July 31, 2012
What Does the Health Care Ruling Mean for Environmental Law?
Most environmental laws—such as the Clean Air Act, the Clean Water Act, the Endangered Species Act (ESA), and CERCLA—are based on the Commerce Clause of the U.S. Constitution, which authorizes Congress to regulate interstate commerce. The recent constitutional challenge to the Patient Protection and Affordable Care Act (ACA) and its "individual mandate" to purchase health insurance seemed certain to write a new chapter in Commerce Clause jurisprudence—with potential implications for environmental laws. The U.S. Supreme Court in National Federation of Independent Business v. Sebelius heard arguments that Congress cannot compel individuals to enter commerce by purchasing health insurance and that doing so would exceed Congress’s constitutional authority.
In a blockbuster ruling, the Court surprised most observers by upholding the individual mandate under the Taxing Clause. But a majority of the court also held that ACA’s Medicaid expansion violates the Spending Clause by threatening non-complying states with a loss of existing funding. And five justices—the Chief Justice and four dissenters—concluded in separate opinions that the ACA runs afoul of the Commerce Clause. Given this outcome, what are its implications for environmental law? Will the Spending Clause ruling have consequences for the Clean Air Act or other environmental laws? Could the opinions on the Commerce Clause fuel new challenges to the scope of existing environmental laws, such as the ESA? Does this ruling suggest a rift among the Court’s conservative justices, and what might this mean for future cases?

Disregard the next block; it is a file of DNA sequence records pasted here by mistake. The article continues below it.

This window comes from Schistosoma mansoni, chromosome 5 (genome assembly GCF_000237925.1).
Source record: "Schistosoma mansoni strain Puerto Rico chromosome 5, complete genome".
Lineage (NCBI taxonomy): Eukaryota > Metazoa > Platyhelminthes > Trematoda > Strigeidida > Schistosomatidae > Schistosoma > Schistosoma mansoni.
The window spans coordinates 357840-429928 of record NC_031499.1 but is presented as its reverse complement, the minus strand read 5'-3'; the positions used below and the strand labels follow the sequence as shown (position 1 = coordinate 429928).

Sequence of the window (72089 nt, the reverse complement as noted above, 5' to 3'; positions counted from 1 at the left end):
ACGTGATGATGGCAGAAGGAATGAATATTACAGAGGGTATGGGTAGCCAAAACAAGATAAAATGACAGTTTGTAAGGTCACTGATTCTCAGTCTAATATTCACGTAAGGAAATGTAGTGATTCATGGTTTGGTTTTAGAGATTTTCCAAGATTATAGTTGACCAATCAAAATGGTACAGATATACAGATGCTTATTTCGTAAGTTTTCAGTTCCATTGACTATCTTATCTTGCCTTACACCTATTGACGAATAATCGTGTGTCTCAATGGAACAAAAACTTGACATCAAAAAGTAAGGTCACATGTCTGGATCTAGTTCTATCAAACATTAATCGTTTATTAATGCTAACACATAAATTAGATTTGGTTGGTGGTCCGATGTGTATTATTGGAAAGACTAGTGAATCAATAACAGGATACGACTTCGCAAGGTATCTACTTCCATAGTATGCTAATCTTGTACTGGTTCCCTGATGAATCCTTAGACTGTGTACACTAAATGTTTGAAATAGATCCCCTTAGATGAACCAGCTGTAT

Bruce Myers, Senior Staff Attorney, ELI (moderator)
Jonathan Adler, Professor of Law, Case Western Reserve University School of Law
James May, Professor of Law, Widener Law
David Weinberg, Partner, Wiley Rein LLP
Slip Opinion, National Federation of Independent Businesses v. Sebelius
Jonathan Adler, "Could the Health Care Decision Hobble the Clean Air Act?"
Jonathan Adler, "Lose the battle, win the war?"
James May, "What Does the Health Care Ruling Mean for Environmental Law?: Commerce, Necessary and Proper, and Tax Clauses"